Entries in Employers (2)


Facebook Privacy: Dems Wield Employer Restrictions Against GOP

Justin Sullivan/Getty Images(WASHINGTON) -- A Democratic U.S. Senate candidate in Arizona is campaigning to stop bosses from being able to demand their employees’ Facebook passwords, a week after House Democrats included a privacy provision in a procedural vote.

Facebook passwords have become a hot-button issue after a string of news reports about bosses demanding access to the Facebook accounts of prospective employees.

Dr. Richard Carmona, the former U.S. surgeon general under president George W. Bush who is running for Senate as a Democrat in Arizona, wants to make a campaign issue out of social-networking privacy.

Carmona has attacked his likely general-election opponent, Rep. Jeff Flake (R-Ariz.), for a procedural vote on employer-related Facebook privacy.  A new website, created and paid for by Carmona’s campaign, demands that Flake disclose his Facebook password and allows users to “dislike” Flake with a thumbs-down button (a feature that doesn’t exist on the real Facebook).

But Flake didn’t actually vote for employers’ right to demand Facebook passwords, as the website seems to insinuate.  As always with procedural votes in Congress, it’s complicated.

As Republicans pressed their Federal Communications Commission reform bill through the House last week over Democratic opposition, Democrats used their last procedural recourse to force a vote on employee Facebook privacy.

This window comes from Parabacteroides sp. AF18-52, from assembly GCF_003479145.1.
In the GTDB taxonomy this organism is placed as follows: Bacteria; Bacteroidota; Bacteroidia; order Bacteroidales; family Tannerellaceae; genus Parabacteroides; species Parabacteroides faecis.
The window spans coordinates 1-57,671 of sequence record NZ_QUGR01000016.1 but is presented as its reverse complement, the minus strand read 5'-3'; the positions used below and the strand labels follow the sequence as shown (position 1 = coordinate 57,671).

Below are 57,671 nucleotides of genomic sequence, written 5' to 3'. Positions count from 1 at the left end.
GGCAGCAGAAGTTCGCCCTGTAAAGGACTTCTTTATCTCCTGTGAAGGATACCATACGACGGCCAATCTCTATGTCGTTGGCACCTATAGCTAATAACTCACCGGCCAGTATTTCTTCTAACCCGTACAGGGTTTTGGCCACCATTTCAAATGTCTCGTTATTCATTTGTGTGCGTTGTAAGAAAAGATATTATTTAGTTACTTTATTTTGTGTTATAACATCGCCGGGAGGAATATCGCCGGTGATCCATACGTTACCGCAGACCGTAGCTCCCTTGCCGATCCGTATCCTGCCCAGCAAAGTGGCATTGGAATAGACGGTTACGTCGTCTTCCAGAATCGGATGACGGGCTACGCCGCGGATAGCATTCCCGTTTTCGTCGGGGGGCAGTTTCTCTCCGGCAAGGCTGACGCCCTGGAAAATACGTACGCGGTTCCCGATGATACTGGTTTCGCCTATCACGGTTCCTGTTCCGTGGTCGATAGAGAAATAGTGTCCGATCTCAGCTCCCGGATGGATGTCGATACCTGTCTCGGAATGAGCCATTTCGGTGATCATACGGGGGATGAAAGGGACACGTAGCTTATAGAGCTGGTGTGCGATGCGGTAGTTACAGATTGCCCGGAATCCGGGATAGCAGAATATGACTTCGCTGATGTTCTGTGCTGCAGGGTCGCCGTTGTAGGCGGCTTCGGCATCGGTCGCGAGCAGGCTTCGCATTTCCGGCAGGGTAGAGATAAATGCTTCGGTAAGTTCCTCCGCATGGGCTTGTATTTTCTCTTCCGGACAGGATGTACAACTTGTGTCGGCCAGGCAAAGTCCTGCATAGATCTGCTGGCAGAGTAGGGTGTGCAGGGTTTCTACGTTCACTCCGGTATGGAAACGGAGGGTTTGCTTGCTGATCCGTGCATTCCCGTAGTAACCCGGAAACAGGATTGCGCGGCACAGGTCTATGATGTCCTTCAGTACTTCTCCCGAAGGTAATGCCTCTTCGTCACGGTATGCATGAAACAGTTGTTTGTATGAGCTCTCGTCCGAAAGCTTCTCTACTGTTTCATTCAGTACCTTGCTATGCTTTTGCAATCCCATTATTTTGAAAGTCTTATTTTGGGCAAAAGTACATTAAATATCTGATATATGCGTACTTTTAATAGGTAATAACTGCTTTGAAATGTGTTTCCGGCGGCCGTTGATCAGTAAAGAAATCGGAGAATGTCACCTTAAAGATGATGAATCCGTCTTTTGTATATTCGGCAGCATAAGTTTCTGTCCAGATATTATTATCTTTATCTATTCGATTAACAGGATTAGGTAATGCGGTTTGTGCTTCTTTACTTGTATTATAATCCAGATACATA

Democrats proposed returning the bill to committee with nonbinding instructions to add an amendment that would clarify the FCC’s authority to rule against employers being able to demand social-networking passwords.  Such procedural moves, known as “motions to recommit,” are the minority party’s last chance to stop a majority-backed bill; they typically fail.

Flake voted against the measure, along with all but one Republican.  The GOP-backed FCC bill passed last Tuesday on a largely partisan vote.  Neither Flake’s campaign nor his congressional office responded to requests for comment about the congressman’s views on employers and Facebook privacy.

Copyright 2012 ABC News Radio


Georgia Lawmaker Wants Discrimination Stopped Against Unemployed

HankJohnson [dot] House [dot] gov(WASHINGTON) -- The unemployed in the U.S. are still a minority and, consequently, they're being discriminated against, says Georgia Congressman Hank Johnson.

What disturbs the Democratic lawmaker are want ads from companies that specify that job applicants "must be currently employed."

Johnson says, "I just thought about how unfair that was, to discriminate against people who had lost their jobs due to no fault of their own, who were just victims of corporate downsizing during a tough economy."

To remedy this inequity, Johnson introduced a bill that would include the unemployed in the Civil Rights Act of 1964.  Employers would be forbidden to deny a job applicant work or lower compensation because of the applicant's current employment status.

If there's an alleged case of unemployment discrimination, the plaintiff would have to prove his case, which might be difficult.  Yet, Johnson believes his Fair Employment Act of 2011 would dissuade employers from using language that shuts out jobless applicants.

The likelihood of Johnson's amendment passing is small, given Republicans in Georgia control the state's Legislature.

Copyright 2011 ABC News Radio

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